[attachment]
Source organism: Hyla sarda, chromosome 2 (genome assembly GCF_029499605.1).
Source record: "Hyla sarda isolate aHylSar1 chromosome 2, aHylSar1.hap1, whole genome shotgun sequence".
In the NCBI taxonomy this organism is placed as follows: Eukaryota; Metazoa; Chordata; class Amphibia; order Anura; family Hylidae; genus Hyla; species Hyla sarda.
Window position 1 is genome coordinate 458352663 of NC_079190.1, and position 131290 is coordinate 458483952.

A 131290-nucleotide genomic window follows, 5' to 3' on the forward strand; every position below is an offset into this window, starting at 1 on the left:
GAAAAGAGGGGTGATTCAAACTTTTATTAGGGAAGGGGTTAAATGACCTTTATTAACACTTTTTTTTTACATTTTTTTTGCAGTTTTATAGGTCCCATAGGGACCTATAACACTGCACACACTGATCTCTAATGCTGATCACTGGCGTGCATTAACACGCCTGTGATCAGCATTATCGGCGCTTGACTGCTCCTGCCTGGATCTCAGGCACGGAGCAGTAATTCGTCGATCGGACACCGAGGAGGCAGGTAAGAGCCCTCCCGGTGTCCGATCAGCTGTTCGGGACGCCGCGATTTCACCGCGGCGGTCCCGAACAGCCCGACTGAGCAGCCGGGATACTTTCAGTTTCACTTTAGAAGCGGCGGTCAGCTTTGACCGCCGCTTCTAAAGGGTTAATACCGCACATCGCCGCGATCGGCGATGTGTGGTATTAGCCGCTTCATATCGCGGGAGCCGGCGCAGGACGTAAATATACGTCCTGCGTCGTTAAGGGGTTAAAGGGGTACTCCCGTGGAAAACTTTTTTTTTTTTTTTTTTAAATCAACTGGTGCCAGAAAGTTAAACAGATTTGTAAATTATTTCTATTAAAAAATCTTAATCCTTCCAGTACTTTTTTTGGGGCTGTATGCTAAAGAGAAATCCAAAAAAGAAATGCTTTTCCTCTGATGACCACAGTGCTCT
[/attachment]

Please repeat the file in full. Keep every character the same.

Source organism: Hyla sarda, chromosome 2 (genome assembly GCF_029499605.1).
Source record: "Hyla sarda isolate aHylSar1 chromosome 2, aHylSar1.hap1, whole genome shotgun sequence".
In the NCBI taxonomy this organism is placed as follows: Eukaryota; Metazoa; Chordata; class Amphibia; order Anura; family Hylidae; genus Hyla; species Hyla sarda.
Window position 1 is genome coordinate 458352663 of NC_079190.1, and position 131290 is coordinate 458483952.

A 131290-nucleotide genomic window follows, 5' to 3' on the forward strand; every position below is an offset into this window, starting at 1 on the left:
GAAAAGAGGGGTGATTCAAACTTTTATTAGGGAAGGGGTTAAATGACCTTTATTAACACTTTTTTTTTACATTTTTTTTGCAGTTTTATAGGTCCCATAGGGACCTATAACACTGCACACACTGATCTCTAATGCTGATCACTGGCGTGCATTAACACGCCTGTGATCAGCATTATCGGCGCTTGACTGCTCCTGCCTGGATCTCAGGCACGGAGCAGTAATTCGTCGATCGGACACCGAGGAGGCAGGTAAGAGCCCTCCCGGTGTCCGATCAGCTGTTCGGGACGCCGCGATTTCACCGCGGCGGTCCCGAACAGCCCGACTGAGCAGCCGGGATACTTTCAGTTTCACTTTAGAAGCGGCGGTCAGCTTTGACCGCCGCTTCTAAAGGGTTAATACCGCACATCGCCGCGATCGGCGATGTGTGGTATTAGCCGCTTCATATCGCGGGAGCCGGCGCAGGACGTAAATATACGTCCTGCGTCGTTAAGGGGTTAAAGGGGTACTCCCGTGGAAAACTTTTTTTTTTTTTTTTTTAAATCAACTGGTGCCAGAAAGTTAAACAGATTTGTAAATTATTTCTATTAAAAAATCTTAATCCTTCCAGTACTTTTTTTGGGGCTGTATGCTAAAGAGAAATCCAAAAAAGAAATGCTTTTCCTCTGATGACCACAGTGCTCT